While I was making the berry pie, Chris wandered into the kitchen for either a beer or another latte (I wasn’t paying attention) and started just naming pies. “Coconut pie, cherry pie, chocolate pie, chicken pie…” I raised an eyebrow and asked, “chicken pie?” Turns out he meant pot pie, and when I told him I could make them he got all bouncy and excited. Thus the birth of the second pie crust–savory. This pie crust had no sugar, but I put in a bunch of cracked black pepper instead. I made the chicken filling with caramelized onions and peas and carrots just cooked until they’re still a touch of crisp inside. Mmmmmm. I had a tupperware of homemade stock in the freezer, and some fat-free half and half in the fridge, making a thick sauce.
The leftover scraps for this make another great treat! Crackers! I just rolled them, cut them into circles, brushed them with butter, some salt, and some thinly grated parmesan cheese and baked them until cooked through. Again, this could be done with the Pillsbury stuff, just put the black pepper on top with the salt and cheese. I’d also recommend poking an “X” with a fork into each round cracker (or square, if you don’t have a teensy biscuit cutter) so that they don’t puff too much. Easy, tasty, and avoids wasting things.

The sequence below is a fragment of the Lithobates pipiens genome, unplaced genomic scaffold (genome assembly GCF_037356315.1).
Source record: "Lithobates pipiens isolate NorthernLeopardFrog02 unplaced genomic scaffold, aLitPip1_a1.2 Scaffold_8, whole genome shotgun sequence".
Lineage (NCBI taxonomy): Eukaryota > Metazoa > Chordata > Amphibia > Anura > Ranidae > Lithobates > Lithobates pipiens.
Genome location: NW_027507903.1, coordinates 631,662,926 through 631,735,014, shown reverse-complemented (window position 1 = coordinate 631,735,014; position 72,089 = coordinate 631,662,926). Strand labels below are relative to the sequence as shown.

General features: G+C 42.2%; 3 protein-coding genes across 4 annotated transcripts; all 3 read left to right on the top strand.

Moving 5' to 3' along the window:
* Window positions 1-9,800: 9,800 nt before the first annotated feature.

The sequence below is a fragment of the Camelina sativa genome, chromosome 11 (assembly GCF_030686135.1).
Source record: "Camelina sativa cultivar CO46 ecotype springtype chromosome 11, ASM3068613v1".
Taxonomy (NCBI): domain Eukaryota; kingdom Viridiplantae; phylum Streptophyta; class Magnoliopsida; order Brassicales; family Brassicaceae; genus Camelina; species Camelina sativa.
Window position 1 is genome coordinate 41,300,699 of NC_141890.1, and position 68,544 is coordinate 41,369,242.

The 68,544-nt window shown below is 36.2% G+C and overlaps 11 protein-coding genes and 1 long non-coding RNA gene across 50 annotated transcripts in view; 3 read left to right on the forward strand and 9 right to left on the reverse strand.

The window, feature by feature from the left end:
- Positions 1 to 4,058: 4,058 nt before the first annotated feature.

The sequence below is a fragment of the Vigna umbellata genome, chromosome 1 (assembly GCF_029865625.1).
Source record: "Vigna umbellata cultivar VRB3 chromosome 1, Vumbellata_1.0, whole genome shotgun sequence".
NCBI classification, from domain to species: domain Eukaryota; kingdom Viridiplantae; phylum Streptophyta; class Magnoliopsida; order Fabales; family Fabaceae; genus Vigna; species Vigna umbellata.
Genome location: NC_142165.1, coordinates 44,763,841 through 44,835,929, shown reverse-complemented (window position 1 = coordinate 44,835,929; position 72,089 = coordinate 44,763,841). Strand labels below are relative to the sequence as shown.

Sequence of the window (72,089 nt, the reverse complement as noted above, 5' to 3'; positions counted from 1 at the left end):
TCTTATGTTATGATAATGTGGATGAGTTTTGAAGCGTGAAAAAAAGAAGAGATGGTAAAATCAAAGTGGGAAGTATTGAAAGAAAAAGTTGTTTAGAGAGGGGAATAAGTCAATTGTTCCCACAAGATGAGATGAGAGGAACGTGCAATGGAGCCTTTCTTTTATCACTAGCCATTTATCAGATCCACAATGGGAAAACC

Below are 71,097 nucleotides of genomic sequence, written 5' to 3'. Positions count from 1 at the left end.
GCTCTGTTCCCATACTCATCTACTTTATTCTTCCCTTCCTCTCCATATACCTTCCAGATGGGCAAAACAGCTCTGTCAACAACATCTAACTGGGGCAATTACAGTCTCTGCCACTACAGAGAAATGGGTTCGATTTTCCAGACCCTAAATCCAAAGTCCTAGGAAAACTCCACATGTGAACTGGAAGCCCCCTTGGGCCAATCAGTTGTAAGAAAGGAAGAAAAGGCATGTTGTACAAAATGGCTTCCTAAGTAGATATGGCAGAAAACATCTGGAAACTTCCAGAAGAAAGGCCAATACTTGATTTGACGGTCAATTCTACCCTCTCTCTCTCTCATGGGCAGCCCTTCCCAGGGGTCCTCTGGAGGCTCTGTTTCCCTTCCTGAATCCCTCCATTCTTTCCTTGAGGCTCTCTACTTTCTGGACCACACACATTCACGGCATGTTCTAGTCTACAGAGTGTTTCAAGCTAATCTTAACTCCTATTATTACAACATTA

So, in conclusion, Aida is a whore. My pie crusts are better, I found creative uses for the scraps, and I did them all in less time than it took her. Mine didn’t have any cracks in the bottom, only in the top where I put vents. Chris would be pleased to know that there’s no way for cherries to run out into the bottom of the pan. Phew! Now I’m tired, but happy. So much for a no-bake weekend. I’m so weak-willed. Show me flour, butter, and sugar in any combination and I’m taken hook, line, and sinker.